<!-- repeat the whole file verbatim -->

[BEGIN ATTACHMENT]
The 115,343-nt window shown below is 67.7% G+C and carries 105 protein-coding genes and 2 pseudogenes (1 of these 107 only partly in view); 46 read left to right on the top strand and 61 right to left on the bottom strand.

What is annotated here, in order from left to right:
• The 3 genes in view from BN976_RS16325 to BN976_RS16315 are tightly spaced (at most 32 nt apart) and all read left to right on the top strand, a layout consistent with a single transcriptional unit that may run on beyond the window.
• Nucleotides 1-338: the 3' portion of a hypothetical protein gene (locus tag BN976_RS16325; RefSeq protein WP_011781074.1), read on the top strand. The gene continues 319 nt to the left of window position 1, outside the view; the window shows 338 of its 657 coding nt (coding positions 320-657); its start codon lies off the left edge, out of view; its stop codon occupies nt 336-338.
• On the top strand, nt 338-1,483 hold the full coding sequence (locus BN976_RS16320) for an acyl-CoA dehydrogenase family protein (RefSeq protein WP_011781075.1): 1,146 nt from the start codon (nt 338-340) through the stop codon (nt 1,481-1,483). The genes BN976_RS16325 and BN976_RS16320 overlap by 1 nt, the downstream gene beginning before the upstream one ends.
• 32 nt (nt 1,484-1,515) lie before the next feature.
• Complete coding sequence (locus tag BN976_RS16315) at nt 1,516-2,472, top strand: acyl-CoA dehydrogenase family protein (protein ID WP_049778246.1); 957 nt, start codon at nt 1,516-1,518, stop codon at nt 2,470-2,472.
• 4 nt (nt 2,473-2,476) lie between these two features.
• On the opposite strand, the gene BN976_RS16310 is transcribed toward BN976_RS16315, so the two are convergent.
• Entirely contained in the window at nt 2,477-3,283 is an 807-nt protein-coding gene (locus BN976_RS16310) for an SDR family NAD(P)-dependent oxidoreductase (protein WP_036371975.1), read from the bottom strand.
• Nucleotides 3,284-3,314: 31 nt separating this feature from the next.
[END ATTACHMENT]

The 115,343-nt window shown below is 67.7% G+C and carries 105 protein-coding genes and 2 pseudogenes (1 of these 107 only partly in view); 46 read left to right on the top strand and 61 right to left on the bottom strand.

What is annotated here, in order from left to right:
• The 3 genes in view from BN976_RS16325 to BN976_RS16315 are tightly spaced (at most 32 nt apart) and all read left to right on the top strand, a layout consistent with a single transcriptional unit that may run on beyond the window.
• Nucleotides 1-338: the 3' portion of a hypothetical protein gene (locus tag BN976_RS16325; RefSeq protein WP_011781074.1), read on the top strand. The gene continues 319 nt to the left of window position 1, outside the view; the window shows 338 of its 657 coding nt (coding positions 320-657); its start codon lies off the left edge, out of view; its stop codon occupies nt 336-338.
• On the top strand, nt 338-1,483 hold the full coding sequence (locus BN976_RS16320) for an acyl-CoA dehydrogenase family protein (RefSeq protein WP_011781075.1): 1,146 nt from the start codon (nt 338-340) through the stop codon (nt 1,481-1,483). The genes BN976_RS16325 and BN976_RS16320 overlap by 1 nt, the downstream gene beginning before the upstream one ends.
• 32 nt (nt 1,484-1,515) lie before the next feature.
• Complete coding sequence (locus tag BN976_RS16315) at nt 1,516-2,472, top strand: acyl-CoA dehydrogenase family protein (protein ID WP_049778246.1); 957 nt, start codon at nt 1,516-1,518, stop codon at nt 2,470-2,472.
• 4 nt (nt 2,473-2,476) lie between these two features.
• On the opposite strand, the gene BN976_RS16310 is transcribed toward BN976_RS16315, so the two are convergent.
• Entirely contained in the window at nt 2,477-3,283 is an 807-nt protein-coding gene (locus BN976_RS16310) for an SDR family NAD(P)-dependent oxidoreductase (protein WP_036371975.1), read from the bottom strand.
• Nucleotides 3,284-3,314: 31 nt separating this feature from the next.